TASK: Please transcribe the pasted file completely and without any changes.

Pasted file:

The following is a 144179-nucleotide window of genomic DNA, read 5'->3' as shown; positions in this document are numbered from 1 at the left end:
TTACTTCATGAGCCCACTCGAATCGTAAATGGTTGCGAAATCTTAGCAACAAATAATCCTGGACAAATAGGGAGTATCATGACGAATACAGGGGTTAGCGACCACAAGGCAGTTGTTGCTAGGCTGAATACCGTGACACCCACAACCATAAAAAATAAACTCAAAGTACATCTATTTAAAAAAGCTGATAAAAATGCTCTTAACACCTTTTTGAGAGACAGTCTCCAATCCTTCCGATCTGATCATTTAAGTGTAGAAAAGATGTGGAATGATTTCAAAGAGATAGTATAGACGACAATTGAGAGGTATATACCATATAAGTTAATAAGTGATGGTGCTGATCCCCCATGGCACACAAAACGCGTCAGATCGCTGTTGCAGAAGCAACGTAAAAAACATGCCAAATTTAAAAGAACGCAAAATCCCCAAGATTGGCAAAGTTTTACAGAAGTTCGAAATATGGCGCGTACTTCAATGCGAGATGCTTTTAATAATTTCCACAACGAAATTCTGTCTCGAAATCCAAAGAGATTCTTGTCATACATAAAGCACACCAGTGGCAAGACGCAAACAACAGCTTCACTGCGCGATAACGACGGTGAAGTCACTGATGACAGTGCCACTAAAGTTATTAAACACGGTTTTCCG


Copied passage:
The following is a 144179-nucleotide window of genomic DNA, read 5'->3' as shown; positions in this document are numbered from 1 at the left end:
TTACTTCATGAGCCCACTCGAATCGTAAATGGTTGCGAAATCTTAGCAACAAATAATCCTGGACAAATAGGGAGTATCATGACGAATACAGGGGTTAGCGACCACAAGGCAGTTGTTGCTAGGCTGAATACCGTGACACCCACAACCATAAAAAATAAACTCAAAGTACATCTATTTAAAAAAGCTGATAAAAATGCTCTTAACACCTTTTTGAGAGACAGTCTCCAATCCTTCCGATCTGATCATTTAAGTGTAGAAAAGATGTGGAATGATTTCAAAGAGATAGTATAGACGACAATTGAGAGGTATATACCATATAAGTTAATAAGTGATGGTGCTGATCCCCCATGGCACACAAAACGCGTCAGATCGCTGTTGCAGAAGCAACGTAAAAAACATGCCAAATTTAAAAGAACGCAAAATCCCCAAGATTGGCAAAGTTTTACAGAAGTTCGAAATATGGCGCGTACTTCAATGCGAGATGCTTTTAATAATTTCCACAACGAAATTCTGTCTCGAAATCCAAAGAGATTCTTGTCATACATAAAGCACACCAGTGGCAAGACGCAAACAACAGCTTCACTGCGCGATAACGACGGTGAAGTCACTGATGACAGTGCCACTAAAGTTATTAAACACGGTTTTCCG